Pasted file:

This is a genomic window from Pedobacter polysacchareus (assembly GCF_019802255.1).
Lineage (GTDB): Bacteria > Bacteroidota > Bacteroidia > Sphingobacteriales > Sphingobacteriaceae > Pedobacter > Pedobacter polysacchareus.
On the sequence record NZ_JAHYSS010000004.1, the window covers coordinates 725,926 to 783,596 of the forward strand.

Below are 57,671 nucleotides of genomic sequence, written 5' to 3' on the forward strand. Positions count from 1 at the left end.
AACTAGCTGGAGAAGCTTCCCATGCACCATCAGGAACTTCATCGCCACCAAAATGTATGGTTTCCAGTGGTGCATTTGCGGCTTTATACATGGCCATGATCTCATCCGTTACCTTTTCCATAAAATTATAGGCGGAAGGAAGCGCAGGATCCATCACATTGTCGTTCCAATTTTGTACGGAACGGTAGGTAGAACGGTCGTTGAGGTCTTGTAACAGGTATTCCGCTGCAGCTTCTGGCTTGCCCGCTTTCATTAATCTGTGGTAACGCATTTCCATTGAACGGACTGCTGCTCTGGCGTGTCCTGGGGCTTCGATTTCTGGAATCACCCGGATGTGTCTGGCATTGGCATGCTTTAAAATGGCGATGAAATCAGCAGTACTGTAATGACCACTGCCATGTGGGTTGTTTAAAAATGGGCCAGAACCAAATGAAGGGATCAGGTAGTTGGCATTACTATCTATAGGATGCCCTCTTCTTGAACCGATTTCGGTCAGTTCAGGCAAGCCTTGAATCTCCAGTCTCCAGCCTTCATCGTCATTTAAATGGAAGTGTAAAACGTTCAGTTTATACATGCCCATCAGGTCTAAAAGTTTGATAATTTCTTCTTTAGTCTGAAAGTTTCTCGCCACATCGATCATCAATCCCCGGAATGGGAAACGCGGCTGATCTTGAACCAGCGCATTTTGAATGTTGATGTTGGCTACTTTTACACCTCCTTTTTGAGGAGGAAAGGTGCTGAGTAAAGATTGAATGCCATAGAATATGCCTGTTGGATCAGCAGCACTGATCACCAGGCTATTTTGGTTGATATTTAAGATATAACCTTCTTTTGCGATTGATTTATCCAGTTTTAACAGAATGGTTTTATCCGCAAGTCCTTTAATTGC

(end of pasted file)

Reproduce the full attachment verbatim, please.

This is a genomic window from Pedobacter polysacchareus (assembly GCF_019802255.1).
Lineage (GTDB): Bacteria > Bacteroidota > Bacteroidia > Sphingobacteriales > Sphingobacteriaceae > Pedobacter > Pedobacter polysacchareus.
On the sequence record NZ_JAHYSS010000004.1, the window covers coordinates 725,926 to 783,596 of the forward strand.

Below are 57,671 nucleotides of genomic sequence, written 5' to 3' on the forward strand. Positions count from 1 at the left end.
AACTAGCTGGAGAAGCTTCCCATGCACCATCAGGAACTTCATCGCCACCAAAATGTATGGTTTCCAGTGGTGCATTTGCGGCTTTATACATGGCCATGATCTCATCCGTTACCTTTTCCATAAAATTATAGGCGGAAGGAAGCGCAGGATCCATCACATTGTCGTTCCAATTTTGTACGGAACGGTAGGTAGAACGGTCGTTGAGGTCTTGTAACAGGTATTCCGCTGCAGCTTCTGGCTTGCCCGCTTTCATTAATCTGTGGTAACGCATTTCCATTGAACGGACTGCTGCTCTGGCGTGTCCTGGGGCTTCGATTTCTGGAATCACCCGGATGTGTCTGGCATTGGCATGCTTTAAAATGGCGATGAAATCAGCAGTACTGTAATGACCACTGCCATGTGGGTTGTTTAAAAATGGGCCAGAACCAAATGAAGGGATCAGGTAGTTGGCATTACTATCTATAGGATGCCCTCTTCTTGAACCGATTTCGGTCAGTTCAGGCAAGCCTTGAATCTCCAGTCTCCAGCCTTCATCGTCATTTAAATGGAAGTGTAAAACGTTCAGTTTATACATGCCCATCAGGTCTAAAAGTTTGATAATTTCTTCTTTAGTCTGAAAGTTTCTCGCCACATCGATCATCAATCCCCGGAATGGGAAACGCGGCTGATCTTGAACCAGCGCATTTTGAATGTTGATGTTGGCTACTTTTACACCTCCTTTTTGAGGAGGAAAGGTGCTGAGTAAAGATTGAATGCCATAGAATATGCCTGTTGGATCAGCAGCACTGATCACCAGGCTATTTTGGTTGATATTTAAGATATAACCTTCTTTTGCGATTGATTTATCCAGTTTTAACAGAATGGTTTTATCCGCAAGTCCTTTAATTGC